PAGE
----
As told to Max Chafkin
Most security companies focus on keeping the bad guys out. Bob Heard worries about what happens when your BlackBerry falls into the wrong hands. A lost gadget containing customer data or employees' Social Security numbers can result in millions of dollars in legal fees and untold damage to a brand. Credant Technologies offers encryption software for smartphones, PDAs, thumb drives, laptops, and iPods.
Parents' occupations: Fifth-generation owners of a hardware store, Heard's Hardware, in Bowie, Texas
Previous jobs: I worked for IBM (NYSE:IBM) in the mid-1970s, selling mainframes and minicomputers. My first start-up was called Information Resources, which made accounting software for oil and gas companies. I worked for two software start-ups in the 1990s.
Its origins: I saw that the next thing in security would have to do with protecting data in the mobile world. Individual employees are now able to bring smartphones in to work, synchronize them, and walk out with $30 million worth of data on a $300 device. I saw an opportunity and thought that the timing was right.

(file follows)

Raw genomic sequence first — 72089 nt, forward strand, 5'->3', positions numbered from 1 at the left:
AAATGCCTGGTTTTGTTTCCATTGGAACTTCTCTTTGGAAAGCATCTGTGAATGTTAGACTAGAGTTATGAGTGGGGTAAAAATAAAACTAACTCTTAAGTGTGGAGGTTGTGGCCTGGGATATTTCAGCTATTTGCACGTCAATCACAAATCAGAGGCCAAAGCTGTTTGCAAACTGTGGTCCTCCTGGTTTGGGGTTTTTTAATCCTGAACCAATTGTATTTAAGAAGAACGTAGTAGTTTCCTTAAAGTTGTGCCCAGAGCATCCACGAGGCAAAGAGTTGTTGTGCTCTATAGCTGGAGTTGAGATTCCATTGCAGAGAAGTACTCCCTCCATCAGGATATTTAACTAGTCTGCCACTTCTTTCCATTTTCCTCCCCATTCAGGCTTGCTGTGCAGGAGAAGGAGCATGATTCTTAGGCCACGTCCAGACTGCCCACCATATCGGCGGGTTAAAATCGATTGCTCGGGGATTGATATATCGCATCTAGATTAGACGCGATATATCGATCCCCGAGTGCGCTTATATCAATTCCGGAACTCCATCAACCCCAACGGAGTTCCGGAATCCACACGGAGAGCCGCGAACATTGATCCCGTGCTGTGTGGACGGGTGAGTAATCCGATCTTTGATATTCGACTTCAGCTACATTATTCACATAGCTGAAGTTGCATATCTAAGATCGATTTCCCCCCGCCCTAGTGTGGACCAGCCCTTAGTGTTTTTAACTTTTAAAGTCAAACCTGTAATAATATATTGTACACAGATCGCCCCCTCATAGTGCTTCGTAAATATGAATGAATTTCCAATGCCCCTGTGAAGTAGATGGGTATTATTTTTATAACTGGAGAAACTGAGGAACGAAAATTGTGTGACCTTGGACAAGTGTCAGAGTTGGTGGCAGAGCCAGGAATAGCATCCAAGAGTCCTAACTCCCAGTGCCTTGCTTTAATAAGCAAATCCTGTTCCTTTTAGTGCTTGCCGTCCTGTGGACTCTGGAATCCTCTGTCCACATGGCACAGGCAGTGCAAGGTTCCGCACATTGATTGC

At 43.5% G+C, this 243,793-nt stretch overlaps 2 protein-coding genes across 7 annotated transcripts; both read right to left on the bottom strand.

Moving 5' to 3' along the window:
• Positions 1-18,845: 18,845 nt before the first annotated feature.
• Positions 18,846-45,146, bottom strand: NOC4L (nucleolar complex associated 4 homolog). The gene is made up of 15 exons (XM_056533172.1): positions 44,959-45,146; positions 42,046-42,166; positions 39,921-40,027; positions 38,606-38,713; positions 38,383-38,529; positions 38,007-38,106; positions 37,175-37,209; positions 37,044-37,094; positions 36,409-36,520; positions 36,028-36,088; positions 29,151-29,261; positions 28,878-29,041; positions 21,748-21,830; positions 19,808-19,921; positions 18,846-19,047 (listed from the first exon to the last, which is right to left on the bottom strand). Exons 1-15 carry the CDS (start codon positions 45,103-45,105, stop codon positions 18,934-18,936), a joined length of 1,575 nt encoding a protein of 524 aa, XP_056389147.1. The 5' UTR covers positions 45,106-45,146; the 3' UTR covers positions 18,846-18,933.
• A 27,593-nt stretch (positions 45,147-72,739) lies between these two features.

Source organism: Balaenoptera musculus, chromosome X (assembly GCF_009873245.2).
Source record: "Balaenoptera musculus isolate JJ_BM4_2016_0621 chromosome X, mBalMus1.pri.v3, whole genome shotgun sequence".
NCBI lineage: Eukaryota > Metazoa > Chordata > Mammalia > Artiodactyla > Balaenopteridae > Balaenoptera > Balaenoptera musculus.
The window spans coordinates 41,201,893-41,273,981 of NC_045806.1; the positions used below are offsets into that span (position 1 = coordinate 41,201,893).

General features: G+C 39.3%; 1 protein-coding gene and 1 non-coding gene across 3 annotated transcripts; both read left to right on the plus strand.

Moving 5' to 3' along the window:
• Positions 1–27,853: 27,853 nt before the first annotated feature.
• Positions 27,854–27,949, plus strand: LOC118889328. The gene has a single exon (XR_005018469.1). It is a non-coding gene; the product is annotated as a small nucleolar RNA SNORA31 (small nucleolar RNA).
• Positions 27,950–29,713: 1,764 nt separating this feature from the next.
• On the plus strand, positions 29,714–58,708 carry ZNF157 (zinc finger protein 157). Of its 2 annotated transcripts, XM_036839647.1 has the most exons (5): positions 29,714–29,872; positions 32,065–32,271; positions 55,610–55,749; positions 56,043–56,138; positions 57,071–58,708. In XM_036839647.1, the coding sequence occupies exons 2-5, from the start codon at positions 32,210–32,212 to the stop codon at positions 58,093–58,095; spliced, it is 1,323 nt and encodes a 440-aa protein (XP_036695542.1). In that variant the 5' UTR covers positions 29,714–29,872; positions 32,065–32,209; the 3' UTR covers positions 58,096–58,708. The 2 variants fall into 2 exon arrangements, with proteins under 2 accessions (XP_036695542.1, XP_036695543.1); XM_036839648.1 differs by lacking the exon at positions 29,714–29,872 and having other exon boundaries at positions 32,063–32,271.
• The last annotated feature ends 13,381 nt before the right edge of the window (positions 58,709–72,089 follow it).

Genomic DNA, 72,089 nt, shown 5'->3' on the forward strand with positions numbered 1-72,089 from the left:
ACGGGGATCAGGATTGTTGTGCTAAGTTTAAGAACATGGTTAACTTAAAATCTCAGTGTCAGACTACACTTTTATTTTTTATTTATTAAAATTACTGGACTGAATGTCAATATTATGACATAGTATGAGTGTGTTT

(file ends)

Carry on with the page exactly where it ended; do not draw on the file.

Why it's growing: Two watershed events: In 2003, the state of California passed a law that said any public company doing business in the state that had a data breach had to notify each person affected. Then, in 2006, the Department of Veterans Affairs announced that a laptop containing information about millions of veterans had been stolen. Other businesses saw the headline and said, "Wow, we really don't want that to happen to us."
Where I get my inspiration: I'm a devout Christian, so I get a lot of inspiration from my faith.
What I lose sleep over: Things I don't control, such as macroeconomic trends, and things I do control, such as our product
The best part of my job: Interactions with people, especially when I see a look on someone else's face -- a customer, a partner, or an employee -- that shows the person has learned something
The worst part of my job: Decisions about firing or changing people's roles in the organization